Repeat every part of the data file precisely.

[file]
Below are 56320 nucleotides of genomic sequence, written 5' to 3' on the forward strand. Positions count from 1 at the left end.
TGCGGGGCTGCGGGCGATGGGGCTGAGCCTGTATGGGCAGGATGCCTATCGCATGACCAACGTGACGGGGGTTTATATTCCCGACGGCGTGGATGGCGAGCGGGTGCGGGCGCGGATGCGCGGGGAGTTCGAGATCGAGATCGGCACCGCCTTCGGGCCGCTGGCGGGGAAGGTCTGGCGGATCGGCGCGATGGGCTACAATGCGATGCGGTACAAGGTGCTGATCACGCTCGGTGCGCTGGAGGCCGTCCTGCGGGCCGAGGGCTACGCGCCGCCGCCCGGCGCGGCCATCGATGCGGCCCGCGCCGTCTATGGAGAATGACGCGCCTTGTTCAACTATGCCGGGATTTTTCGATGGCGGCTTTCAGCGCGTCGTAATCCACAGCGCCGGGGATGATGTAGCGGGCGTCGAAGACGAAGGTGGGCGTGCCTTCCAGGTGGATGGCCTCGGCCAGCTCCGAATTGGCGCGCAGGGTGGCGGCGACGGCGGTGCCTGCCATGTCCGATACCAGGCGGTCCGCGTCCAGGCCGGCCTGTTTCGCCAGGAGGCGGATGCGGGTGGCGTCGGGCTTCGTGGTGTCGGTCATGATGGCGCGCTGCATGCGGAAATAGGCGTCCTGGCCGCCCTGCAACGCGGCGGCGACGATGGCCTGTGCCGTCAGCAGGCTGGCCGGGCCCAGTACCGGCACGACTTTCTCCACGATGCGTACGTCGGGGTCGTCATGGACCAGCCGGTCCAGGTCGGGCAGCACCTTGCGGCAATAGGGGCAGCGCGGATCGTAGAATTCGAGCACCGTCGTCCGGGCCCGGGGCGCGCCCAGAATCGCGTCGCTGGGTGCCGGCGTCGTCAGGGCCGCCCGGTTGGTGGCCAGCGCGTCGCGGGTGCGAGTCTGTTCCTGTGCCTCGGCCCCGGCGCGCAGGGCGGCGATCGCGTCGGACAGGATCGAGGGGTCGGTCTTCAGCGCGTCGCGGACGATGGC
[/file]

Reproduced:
Below are 56320 nucleotides of genomic sequence, written 5' to 3' on the forward strand. Positions count from 1 at the left end.
TGCGGGGCTGCGGGCGATGGGGCTGAGCCTGTATGGGCAGGATGCCTATCGCATGACCAACGTGACGGGGGTTTATATTCCCGACGGCGTGGATGGCGAGCGGGTGCGGGCGCGGATGCGCGGGGAGTTCGAGATCGAGATCGGCACCGCCTTCGGGCCGCTGGCGGGGAAGGTCTGGCGGATCGGCGCGATGGGCTACAATGCGATGCGGTACAAGGTGCTGATCACGCTCGGTGCGCTGGAGGCCGTCCTGCGGGCCGAGGGCTACGCGCCGCCGCCCGGCGCGGCCATCGATGCGGCCCGCGCCGTCTATGGAGAATGACGCGCCTTGTTCAACTATGCCGGGATTTTTCGATGGCGGCTTTCAGCGCGTCGTAATCCACAGCGCCGGGGATGATGTAGCGGGCGTCGAAGACGAAGGTGGGCGTGCCTTCCAGGTGGATGGCCTCGGCCAGCTCCGAATTGGCGCGCAGGGTGGCGGCGACGGCGGTGCCTGCCATGTCCGATACCAGGCGGTCCGCGTCCAGGCCGGCCTGTTTCGCCAGGAGGCGGATGCGGGTGGCGTCGGGCTTCGTGGTGTCGGTCATGATGGCGCGCTGCATGCGGAAATAGGCGTCCTGGCCGCCCTGCAACGCGGCGGCGACGATGGCCTGTGCCGTCAGCAGGCTGGCCGGGCCCAGTACCGGCACGACTTTCTCCACGATGCGTACGTCGGGGTCGTCATGGACCAGCCGGTCCAGGTCGGGCAGCACCTTGCGGCAATAGGGGCAGCGCGGATCGTAGAATTCGAGCACCGTCGTCCGGGCCCGGGGCGCGCCCAGAATCGCGTCGCTGGGTGCCGGCGTCGTCAGGGCCGCCCGGTTGGTGGCCAGCGCGTCGCGGGTGCGAGTCTGTTCCTGTGCCTCGGCCCCGGCGCGCAGGGCGGCGATCGCGTCGGACAGGATCGAGGGGTCGGTCTTCAGCGCGTCGCGGACGATGGC